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J. Cell Biol. 158 (5): 863-872

Copyright © 2002 by the Rockefeller University Press.


DNA replication is required for the checkpoint response to damaged DNA in Xenopus egg extracts

Matthew P. Stokes1, Ruth Van Hatten1, Howard D. Lindsay2, and W. Matthew Michael1

1 The Biological Laboratories, Department of Molecular and Cellular Biology, Harvard University, Cambridge, MA 02138
2 Genome Damage and Stability Center, University of Sussex Falmer, Brighton BN1 9QG, UK

Address correspondence to W. Matthew Michael, The Biological Laboratories, Dept. of Molecular and Cellular Biology, 16 Divinity Ave., Harvard University, Cambridge, MA 02138. Tel.: (617) 496-2940. Fax: (617) 384-7423. E-mail: matt{at}

Abstract: Alkylating agents, such as methyl methanesulfonate (MMS), damage DNA and activate the DNA damage checkpoint. Although many of the checkpoint proteins that transduce damage signals have been identified and characterized, the mechanism that senses the damage and activates the checkpoint is not yet understood. To address this issue for alkylation damage, we have reconstituted the checkpoint response to MMS in Xenopus egg extracts. Using four different indicators for checkpoint activation (delay on entrance into mitosis, slowing of DNA replication, phosphorylation of the Chk1 protein, and physical association of the Rad17 checkpoint protein with damaged DNA), we report that MMS-induced checkpoint activation is dependent upon entrance into S phase. Additionally, we show that the replication of damaged double-stranded DNA, and not replication of damaged single-stranded DNA, is the molecular event that activates the checkpoint. Therefore, these data provide direct evidence that replication forks are an obligate intermediate in the activation of the DNA damage checkpoint.

Key Words: cell cycle; Rad17; DNA damage; DNA replication; S phase

Control of DNA Replication by the Nucleus/Cytoplasm Ratio in Xenopus.
C. M. Murphy and W. M. Michael (2013)
J. Biol. Chem. 288, 29382-29393
   Abstract »    Full Text »    PDF »
Depletion of Uhrf1 inhibits chromosomal DNA replication in Xenopus egg extracts.
E. M. Taylor, N. M. Bonsu, R. J. Price, and H. D. Lindsay (2013)
Nucleic Acids Res. 41, 7725-7737
   Abstract »    Full Text »    PDF »
Role of replication protein A as sensor in activation of the S-phase checkpoint in Xenopus egg extracts.
B. Recolin, S. Van Der Laan, and D. Maiorano (2012)
Nucleic Acids Res. 40, 3431-3442
   Abstract »    Full Text »    PDF »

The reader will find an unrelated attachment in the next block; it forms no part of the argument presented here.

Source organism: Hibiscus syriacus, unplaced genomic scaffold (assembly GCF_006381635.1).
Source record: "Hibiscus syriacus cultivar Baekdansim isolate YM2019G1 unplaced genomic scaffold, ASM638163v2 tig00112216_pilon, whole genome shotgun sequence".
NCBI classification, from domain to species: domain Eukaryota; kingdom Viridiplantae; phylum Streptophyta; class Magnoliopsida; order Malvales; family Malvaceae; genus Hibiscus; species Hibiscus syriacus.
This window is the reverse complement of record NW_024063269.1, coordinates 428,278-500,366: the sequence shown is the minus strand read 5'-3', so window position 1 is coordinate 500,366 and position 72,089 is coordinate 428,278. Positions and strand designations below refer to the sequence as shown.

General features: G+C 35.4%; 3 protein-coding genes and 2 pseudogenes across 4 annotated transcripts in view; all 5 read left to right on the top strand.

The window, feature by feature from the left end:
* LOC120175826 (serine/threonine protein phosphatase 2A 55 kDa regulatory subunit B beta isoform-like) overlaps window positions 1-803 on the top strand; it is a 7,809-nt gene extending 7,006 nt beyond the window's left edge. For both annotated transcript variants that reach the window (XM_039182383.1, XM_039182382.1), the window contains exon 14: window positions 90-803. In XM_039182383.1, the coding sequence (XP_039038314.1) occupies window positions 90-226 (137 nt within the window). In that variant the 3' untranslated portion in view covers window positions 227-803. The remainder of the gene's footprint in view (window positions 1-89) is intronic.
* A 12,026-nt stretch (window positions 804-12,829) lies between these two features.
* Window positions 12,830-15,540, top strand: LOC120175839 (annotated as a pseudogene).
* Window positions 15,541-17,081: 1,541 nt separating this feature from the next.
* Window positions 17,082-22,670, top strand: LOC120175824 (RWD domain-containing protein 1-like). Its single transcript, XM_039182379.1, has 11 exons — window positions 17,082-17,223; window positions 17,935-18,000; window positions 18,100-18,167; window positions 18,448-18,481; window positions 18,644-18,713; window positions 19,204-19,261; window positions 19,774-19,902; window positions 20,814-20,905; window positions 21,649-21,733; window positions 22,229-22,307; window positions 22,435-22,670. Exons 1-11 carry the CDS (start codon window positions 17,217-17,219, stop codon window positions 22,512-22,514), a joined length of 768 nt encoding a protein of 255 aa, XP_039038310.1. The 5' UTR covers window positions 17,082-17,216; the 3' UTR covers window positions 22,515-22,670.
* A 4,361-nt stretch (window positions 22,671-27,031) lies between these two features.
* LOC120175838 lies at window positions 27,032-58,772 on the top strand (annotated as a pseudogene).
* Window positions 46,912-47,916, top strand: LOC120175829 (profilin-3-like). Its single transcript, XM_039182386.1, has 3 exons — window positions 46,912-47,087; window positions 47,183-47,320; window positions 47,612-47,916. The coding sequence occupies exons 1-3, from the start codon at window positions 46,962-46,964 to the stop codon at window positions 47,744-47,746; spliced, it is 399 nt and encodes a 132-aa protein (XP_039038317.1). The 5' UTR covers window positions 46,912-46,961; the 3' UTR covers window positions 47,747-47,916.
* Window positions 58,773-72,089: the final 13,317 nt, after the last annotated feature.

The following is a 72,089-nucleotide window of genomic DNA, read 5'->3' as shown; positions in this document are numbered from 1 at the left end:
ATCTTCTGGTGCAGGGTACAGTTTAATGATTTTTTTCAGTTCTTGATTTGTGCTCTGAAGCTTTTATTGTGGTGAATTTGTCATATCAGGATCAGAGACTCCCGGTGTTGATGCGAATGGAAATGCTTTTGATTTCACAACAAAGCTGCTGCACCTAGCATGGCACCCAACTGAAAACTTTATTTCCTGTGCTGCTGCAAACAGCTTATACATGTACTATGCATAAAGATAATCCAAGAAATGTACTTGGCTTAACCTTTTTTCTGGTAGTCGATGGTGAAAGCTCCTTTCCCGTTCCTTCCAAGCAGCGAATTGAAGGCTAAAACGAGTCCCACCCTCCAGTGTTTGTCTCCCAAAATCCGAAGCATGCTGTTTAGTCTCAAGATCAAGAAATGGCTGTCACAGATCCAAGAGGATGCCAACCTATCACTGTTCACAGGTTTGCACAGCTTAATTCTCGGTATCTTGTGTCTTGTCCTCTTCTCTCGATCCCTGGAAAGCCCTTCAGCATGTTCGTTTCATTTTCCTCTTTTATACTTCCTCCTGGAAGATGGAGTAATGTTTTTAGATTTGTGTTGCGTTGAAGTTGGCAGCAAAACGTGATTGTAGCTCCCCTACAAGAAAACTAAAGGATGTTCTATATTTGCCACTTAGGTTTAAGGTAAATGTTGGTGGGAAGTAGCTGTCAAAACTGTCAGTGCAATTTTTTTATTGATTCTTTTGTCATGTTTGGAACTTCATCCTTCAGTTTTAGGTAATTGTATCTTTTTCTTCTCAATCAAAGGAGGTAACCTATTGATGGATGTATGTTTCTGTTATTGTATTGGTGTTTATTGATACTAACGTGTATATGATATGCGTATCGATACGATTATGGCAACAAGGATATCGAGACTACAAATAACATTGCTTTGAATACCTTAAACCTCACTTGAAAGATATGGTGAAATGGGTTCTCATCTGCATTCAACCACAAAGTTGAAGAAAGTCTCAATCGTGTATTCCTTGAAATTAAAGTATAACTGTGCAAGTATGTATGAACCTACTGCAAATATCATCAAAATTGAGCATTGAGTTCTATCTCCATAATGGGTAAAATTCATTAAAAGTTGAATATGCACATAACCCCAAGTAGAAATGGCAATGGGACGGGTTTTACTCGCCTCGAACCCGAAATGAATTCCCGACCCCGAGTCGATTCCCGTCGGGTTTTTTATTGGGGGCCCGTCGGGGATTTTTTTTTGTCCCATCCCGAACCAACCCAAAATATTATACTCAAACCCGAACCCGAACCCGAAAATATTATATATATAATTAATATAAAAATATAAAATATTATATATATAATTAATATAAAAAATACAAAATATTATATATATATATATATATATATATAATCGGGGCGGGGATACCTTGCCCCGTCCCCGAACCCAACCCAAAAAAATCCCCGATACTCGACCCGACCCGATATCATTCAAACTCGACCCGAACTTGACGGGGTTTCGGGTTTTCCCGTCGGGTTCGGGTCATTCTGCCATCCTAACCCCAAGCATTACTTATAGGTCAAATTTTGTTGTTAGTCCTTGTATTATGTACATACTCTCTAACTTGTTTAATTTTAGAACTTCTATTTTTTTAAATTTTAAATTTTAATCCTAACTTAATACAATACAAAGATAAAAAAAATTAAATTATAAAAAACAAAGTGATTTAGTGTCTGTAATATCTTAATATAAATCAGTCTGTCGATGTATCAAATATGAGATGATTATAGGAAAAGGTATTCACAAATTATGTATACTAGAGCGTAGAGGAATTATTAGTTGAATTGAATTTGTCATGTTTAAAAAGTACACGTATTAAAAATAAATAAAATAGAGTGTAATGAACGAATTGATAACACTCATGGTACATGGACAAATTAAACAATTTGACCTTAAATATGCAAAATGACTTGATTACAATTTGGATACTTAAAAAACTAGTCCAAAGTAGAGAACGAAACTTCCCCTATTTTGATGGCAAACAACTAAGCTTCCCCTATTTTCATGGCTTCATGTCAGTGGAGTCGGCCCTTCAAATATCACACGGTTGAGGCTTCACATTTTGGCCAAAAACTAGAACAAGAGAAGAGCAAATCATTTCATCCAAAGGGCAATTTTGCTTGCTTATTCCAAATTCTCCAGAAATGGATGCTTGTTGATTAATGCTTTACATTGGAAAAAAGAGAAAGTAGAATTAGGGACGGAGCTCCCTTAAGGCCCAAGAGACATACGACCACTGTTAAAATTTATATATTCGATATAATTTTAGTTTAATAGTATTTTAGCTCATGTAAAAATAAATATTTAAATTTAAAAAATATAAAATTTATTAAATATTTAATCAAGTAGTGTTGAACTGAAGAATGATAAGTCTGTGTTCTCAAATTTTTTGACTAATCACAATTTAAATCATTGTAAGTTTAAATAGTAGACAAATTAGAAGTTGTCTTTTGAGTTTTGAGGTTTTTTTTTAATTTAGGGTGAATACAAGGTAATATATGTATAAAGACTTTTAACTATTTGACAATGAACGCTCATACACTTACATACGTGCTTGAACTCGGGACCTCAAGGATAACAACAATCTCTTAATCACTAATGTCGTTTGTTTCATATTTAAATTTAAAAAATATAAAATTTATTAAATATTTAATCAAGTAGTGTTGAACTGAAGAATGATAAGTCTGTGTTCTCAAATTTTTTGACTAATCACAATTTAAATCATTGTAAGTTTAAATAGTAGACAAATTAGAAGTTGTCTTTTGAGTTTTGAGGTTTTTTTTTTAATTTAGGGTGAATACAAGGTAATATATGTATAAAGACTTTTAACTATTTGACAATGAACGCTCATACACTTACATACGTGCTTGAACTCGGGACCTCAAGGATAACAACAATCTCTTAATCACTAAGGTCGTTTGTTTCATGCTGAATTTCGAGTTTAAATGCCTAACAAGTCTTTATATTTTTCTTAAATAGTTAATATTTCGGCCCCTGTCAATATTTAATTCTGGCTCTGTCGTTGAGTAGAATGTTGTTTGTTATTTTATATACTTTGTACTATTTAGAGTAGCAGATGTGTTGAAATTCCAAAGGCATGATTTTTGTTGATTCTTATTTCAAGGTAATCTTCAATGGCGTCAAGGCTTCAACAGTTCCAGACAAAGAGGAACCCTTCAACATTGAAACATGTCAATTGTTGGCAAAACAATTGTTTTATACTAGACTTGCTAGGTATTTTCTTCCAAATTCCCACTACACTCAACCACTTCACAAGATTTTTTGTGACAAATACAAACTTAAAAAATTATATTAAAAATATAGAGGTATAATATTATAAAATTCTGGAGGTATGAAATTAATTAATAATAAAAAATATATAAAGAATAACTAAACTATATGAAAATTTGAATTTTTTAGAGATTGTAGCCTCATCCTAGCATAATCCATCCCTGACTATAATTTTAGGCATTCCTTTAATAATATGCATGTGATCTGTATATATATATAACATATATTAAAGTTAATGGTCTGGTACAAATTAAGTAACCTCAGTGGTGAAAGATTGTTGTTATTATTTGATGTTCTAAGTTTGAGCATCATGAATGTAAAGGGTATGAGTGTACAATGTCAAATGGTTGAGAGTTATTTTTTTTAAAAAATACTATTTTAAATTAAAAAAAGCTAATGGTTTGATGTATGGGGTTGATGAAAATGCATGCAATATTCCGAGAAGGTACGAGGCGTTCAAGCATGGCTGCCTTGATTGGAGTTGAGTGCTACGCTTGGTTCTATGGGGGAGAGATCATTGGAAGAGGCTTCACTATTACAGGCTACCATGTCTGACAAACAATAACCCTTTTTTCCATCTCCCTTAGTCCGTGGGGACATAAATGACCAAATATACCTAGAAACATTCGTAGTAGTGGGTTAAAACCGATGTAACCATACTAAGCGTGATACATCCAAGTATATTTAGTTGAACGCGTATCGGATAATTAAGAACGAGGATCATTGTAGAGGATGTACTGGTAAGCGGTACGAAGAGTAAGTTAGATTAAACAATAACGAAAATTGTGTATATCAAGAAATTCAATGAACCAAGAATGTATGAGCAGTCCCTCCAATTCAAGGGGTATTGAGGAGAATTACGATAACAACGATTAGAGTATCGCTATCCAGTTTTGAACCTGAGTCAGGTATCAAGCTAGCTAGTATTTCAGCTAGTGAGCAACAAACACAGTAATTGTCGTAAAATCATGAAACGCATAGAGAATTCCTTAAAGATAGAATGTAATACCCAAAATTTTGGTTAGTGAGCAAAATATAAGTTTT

Safeguarding genome integrity: the checkpoint kinases ATR, CHK1 and WEE1 restrain CDK activity during normal DNA replication.
C. S. Sorensen and R. G. Syljuasen (2012)
Nucleic Acids Res. 40, 477-486
   Abstract »    Full Text »    PDF »
DNA is a co-factor for its own replication in Xenopus egg extracts.
R. Lebofsky, A. M. van Oijen, and J. C. Walter (2011)
Nucleic Acids Res. 39, 545-555
   Abstract »    Full Text »    PDF »
ATR activation and replication fork restart are defective in FANCM-deficient cells.
R. A. Schwab, A. N. Blackford, and W. Niedzwiedz (2010)
EMBO J. 29, 806-818
   Abstract »    Full Text »    PDF »
XRCC1 interacts with the p58 subunit of DNA Pol {alpha}-primase and may coordinate DNA repair and replication during S phase.
N. Levy, M. Oehlmann, F. Delalande, H. P. Nasheuer, A. Van Dorsselaer, V. Schreiber, G. de Murcia, J. Menissier-de Murcia, D. Maiorano, and A. Bresson (2009)
Nucleic Acids Res. 37, 3177-3188
   Abstract »    Full Text »    PDF »
TopBP1 and DNA polymerase-{alpha} directly recruit the 9-1-1 complex to stalled DNA replication forks.
S. Yan and W. M. Michael (2009)
J. Cell Biol. 184, 793-804
   Abstract »    Full Text »    PDF »
The Basic Cleft of RPA70N Binds Multiple Checkpoint Proteins, Including RAD9, To Regulate ATR Signaling.
X. Xu, S. Vaithiyalingam, G. G. Glick, D. A. Mordes, W. J. Chazin, and D. Cortez (2008)
Mol. Cell. Biol. 28, 7345-7353
   Abstract »    Full Text »    PDF »
Single- and double-stranded DNA: building a trigger of ATR-mediated DNA damage response.
L. Zou (2007)
Genes & Dev. 21, 879-885
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The structural determinants of checkpoint activation.
C. A. MacDougall, T. S. Byun, C. Van, M.-c. Yee, and K. A. Cimprich (2007)
Genes & Dev. 21, 898-903
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Monoubiquitination of Proliferating Cell Nuclear Antigen Induced by Stalled Replication Requires Uncoupling of DNA Polymerase and Mini-chromosome Maintenance Helicase Activities.